The 14th WORKSHOP
4 December 2004 (Sat), GRIPS, Tokyo 14:00-17:00
"A General Equilibrium Analysis of the Economic Impacts
of Vietnam’s Accession to AFTA"
"A General Equilibrium Analysis of the Economic Impacts of Vietnam’s Accession to AFTA"
On December 4th , Mr. Nguyen Van Ba, PhD candidate at Graduate School of Economics, Shiga University presented at GRIPS his paper “A General Equilibrium Analysis of the Economic Impacts of Vietnam’s Accession to AFTA,” which is to be part of his dissertation.
The presentation began with an introduction of the recent trade policy reforms in Vietnam in the context of integration and globalization. The country’s trade performance was then resumed, with a focus in the increasingly important role of the ASEAN countries.
Next, a simple theoretical framework was proposed to explain possible impacts of Vietnam’s liberalization on ASEAN members’ imports, impacts of preferential liberalization on imports from non-member countries, as well as impacts of the improved access on the members’ markets in general.
To quantitatively investigate the above impacts, the author employed the programmed software of the Global Trade Analysis Project (GTAP) model. The theoretical structure and basic characteristics of the GTAP model was then overviewed.
In the next step, the author proposed three scenarios of simulation:
Scenario 1: AFTA1, Vietnam liberalizes the products in the Inclusion List and Temporary Excluding List and the ASEAN-5 members reciprocate the concessions.
Scenario 2: AFTA2, Scenario 1 plus liberalization of products in the Sensitive List and ASEAN-5 members reciprocate the concessions.
Scenario 3: AFTA3, Scenario 2 plus liberalization of products in the General Exclusion List and ASEAN-5 members reciprocate concessions.
In his simulations, the whole world was aggregated into 8 regions (Vietnam, Indonesia, Malaysia, the Philippines, Singapore, Thailand, Japan, and the Rest of the World). Sectors were also aggregated into ten major groups.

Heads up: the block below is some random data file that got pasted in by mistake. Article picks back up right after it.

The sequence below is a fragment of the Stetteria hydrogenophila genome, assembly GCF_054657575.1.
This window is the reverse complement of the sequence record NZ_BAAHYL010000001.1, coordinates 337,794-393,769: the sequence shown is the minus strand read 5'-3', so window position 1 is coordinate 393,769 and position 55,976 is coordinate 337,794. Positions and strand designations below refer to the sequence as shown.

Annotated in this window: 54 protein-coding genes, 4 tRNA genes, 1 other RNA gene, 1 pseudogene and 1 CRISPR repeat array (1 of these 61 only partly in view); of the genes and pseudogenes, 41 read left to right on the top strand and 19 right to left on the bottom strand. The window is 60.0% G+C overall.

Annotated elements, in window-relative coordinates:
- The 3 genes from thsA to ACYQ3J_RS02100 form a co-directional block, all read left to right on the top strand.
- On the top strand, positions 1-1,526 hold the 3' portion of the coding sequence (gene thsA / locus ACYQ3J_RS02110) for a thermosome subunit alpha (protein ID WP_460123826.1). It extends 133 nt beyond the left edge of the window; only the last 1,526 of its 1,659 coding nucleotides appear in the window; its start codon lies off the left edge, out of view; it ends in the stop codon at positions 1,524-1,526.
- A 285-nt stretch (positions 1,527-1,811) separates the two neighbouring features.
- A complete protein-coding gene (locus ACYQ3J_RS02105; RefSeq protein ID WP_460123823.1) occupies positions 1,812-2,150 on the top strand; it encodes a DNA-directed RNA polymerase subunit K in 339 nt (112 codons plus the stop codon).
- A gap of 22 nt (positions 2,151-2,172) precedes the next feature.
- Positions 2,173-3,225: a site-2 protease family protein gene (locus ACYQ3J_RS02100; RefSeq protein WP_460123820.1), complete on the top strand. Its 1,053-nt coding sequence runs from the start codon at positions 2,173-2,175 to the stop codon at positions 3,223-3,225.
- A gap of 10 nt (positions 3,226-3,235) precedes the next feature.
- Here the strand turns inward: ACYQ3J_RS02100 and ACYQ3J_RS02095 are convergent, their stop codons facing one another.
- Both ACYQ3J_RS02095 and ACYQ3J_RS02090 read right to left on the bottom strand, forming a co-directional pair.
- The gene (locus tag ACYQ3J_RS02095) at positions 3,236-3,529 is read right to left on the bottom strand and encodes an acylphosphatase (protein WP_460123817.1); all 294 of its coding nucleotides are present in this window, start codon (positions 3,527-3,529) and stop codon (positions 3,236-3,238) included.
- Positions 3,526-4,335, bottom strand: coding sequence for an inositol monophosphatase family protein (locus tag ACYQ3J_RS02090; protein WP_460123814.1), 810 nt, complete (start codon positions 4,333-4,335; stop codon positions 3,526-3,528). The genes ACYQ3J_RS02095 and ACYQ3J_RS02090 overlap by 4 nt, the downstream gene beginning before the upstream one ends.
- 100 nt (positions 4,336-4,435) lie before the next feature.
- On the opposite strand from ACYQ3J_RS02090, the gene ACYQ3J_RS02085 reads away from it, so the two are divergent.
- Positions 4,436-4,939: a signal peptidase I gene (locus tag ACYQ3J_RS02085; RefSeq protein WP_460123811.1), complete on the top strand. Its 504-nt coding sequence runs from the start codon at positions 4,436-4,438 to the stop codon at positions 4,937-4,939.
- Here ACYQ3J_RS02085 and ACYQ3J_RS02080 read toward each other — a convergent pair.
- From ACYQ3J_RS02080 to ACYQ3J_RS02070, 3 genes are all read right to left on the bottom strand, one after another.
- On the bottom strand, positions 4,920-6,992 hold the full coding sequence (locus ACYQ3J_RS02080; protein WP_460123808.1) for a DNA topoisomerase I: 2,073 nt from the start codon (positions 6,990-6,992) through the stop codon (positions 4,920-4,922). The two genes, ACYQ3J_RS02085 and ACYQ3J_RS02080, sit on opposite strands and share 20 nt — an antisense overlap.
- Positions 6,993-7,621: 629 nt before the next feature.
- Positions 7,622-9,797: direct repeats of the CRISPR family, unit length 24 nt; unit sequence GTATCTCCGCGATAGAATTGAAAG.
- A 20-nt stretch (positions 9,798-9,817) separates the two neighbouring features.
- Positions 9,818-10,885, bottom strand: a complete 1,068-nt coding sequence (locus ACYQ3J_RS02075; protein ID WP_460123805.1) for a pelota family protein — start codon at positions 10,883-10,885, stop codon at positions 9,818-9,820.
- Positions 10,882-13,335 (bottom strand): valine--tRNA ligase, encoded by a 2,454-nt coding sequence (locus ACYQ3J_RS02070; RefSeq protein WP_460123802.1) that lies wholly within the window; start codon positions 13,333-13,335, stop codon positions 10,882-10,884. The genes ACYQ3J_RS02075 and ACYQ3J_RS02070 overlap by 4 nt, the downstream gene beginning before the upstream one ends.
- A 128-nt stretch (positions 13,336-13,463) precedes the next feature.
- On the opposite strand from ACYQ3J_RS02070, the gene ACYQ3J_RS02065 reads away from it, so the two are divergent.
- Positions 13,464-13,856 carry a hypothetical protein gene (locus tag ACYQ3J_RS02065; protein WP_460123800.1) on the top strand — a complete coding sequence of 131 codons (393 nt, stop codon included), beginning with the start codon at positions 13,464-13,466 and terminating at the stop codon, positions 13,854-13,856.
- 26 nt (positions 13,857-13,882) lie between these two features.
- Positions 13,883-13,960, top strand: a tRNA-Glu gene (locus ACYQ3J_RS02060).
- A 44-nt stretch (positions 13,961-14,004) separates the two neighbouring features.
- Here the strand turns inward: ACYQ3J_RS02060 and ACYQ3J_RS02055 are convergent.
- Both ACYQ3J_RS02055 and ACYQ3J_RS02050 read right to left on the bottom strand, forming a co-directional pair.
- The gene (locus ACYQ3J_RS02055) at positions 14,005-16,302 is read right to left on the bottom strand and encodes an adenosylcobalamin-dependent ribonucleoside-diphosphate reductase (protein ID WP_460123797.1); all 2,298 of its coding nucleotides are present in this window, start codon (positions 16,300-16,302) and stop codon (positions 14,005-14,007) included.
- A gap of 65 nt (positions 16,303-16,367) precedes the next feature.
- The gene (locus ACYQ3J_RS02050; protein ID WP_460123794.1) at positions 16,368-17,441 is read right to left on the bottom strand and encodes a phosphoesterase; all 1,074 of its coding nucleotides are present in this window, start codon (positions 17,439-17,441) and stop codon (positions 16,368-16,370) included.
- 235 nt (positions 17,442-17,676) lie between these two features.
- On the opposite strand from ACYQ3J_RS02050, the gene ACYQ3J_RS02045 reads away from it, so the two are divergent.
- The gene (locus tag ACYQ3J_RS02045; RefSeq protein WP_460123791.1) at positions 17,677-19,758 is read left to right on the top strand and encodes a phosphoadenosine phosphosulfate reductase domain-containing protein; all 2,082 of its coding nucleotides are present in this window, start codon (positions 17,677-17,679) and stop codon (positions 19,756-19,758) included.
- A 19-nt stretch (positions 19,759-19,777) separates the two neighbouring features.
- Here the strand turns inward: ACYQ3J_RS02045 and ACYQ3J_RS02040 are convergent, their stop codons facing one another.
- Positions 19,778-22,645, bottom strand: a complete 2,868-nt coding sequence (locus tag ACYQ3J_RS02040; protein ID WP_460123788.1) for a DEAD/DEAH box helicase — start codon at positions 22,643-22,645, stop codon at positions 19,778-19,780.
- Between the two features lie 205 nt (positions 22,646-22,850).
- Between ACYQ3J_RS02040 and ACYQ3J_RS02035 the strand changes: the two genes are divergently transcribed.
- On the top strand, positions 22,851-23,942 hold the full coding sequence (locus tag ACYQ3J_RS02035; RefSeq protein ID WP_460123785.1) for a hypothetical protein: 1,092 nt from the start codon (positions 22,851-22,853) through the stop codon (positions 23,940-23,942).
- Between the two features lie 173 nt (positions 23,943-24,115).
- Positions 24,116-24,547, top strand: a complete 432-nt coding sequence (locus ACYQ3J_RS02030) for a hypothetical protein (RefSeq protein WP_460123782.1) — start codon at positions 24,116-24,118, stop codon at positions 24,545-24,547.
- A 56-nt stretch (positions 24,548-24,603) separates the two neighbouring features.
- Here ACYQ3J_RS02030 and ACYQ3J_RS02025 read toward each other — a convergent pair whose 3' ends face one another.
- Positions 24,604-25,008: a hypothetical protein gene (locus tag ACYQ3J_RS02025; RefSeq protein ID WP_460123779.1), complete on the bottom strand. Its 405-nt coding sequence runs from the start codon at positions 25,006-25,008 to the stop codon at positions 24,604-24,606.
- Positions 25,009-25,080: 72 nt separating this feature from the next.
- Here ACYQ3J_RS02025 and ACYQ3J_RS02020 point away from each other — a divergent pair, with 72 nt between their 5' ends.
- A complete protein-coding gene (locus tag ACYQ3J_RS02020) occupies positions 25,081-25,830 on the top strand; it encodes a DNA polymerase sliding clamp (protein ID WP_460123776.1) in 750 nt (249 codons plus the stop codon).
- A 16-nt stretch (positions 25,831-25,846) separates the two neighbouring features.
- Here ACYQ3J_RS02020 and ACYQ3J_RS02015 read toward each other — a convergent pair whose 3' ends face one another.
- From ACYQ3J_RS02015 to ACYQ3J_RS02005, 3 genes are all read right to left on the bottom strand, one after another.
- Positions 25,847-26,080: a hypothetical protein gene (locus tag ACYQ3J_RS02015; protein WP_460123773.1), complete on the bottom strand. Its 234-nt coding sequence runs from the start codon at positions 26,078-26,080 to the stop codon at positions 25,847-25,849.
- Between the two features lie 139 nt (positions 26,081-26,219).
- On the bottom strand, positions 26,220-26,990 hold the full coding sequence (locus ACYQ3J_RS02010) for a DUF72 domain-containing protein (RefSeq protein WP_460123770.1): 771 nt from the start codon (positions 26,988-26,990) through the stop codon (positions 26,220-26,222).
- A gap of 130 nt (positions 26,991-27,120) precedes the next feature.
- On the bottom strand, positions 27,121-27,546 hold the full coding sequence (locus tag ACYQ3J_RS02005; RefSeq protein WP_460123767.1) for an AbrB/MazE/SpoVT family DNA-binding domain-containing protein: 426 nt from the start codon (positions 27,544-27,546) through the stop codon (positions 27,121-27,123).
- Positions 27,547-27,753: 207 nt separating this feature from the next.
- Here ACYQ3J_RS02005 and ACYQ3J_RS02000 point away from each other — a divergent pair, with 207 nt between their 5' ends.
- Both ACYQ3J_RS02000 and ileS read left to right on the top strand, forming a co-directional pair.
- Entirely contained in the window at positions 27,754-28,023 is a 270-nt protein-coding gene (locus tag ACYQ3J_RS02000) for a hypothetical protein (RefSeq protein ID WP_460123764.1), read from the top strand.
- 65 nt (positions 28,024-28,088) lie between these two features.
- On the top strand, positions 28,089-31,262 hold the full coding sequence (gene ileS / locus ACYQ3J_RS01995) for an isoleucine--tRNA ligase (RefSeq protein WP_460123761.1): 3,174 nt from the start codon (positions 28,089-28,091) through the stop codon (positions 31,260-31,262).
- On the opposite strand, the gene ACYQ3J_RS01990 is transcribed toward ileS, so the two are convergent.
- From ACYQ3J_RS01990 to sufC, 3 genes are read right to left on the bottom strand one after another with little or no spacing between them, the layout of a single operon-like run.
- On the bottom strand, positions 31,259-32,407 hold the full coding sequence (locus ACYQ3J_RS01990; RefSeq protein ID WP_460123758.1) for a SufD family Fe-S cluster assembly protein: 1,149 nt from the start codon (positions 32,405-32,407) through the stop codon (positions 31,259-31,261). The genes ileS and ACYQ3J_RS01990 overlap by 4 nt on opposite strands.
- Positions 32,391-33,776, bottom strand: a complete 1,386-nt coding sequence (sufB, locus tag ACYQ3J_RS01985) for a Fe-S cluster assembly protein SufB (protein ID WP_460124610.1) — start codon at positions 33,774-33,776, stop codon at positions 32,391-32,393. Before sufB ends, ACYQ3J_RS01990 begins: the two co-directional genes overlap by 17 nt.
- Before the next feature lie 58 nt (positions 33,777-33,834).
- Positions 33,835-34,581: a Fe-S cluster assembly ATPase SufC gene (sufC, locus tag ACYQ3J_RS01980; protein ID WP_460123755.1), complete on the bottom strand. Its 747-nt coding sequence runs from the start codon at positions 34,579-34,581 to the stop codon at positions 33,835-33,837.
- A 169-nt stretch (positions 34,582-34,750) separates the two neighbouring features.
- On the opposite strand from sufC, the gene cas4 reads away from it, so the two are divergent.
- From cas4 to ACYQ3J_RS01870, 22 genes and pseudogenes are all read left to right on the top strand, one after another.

After showing the simulation results, the author came to three main conclusions: (i) Trade liberalization under CEPT scheme (the IL and TEL) have positive impacts on overall economic growth of Vietnam while liberalization of industries in GEL may negatively affect GDP growth; (ii) due to the discriminatory nature of AFTA liberalization, the crowding out effect on trade volume with the non-member countries reduce the total change in expansion of trade of Vietnam; and (iii) The most fruitful impacts of trade liberalization toward agriculture sectors and labor intensive sectors, which account for the most portion of the poorest population of Vietnam, particularly in AFTA 2 scenario.
The presenter also realized the static nature of GTAP model as a shortcoming that could not capture the dynamic effects of trade liberalization under AFTA.
The discussion came with a number of questions related to the methodology and the nature of the GTAP model. One participant questioned the appropriateness of the model’s “based year” (around 1995-97) which was employed to analyze of conditions of 2004-05. The discussion was then shifted to the structure of the GTAP in general. One important issue was raised that how to handle the problem in an evolutionary context, in which imperfect competition and initial economic conditions played important role in driving the flows of recourses such as FDI. An interesting issue mentioned was that the problems of bounded possibility, i.e. the numerical results may come from mathematic calculations which did not regard the actual limitation of some industries, thus the final implication may be misled.
The discussion session was then followed by a friendly talk as usual. People listened to Mr. Hoang’s brief and lively report of the Osaka Meeting. Two other possible coming events were then mentioned and discussed: “the First Kanto Conference on the Development of Vietnam” and “the Second Meeting in Osaka.” It is expected that VDF Tokyo will play an active role in the both events.
(by Nguyen Duc Thanh)
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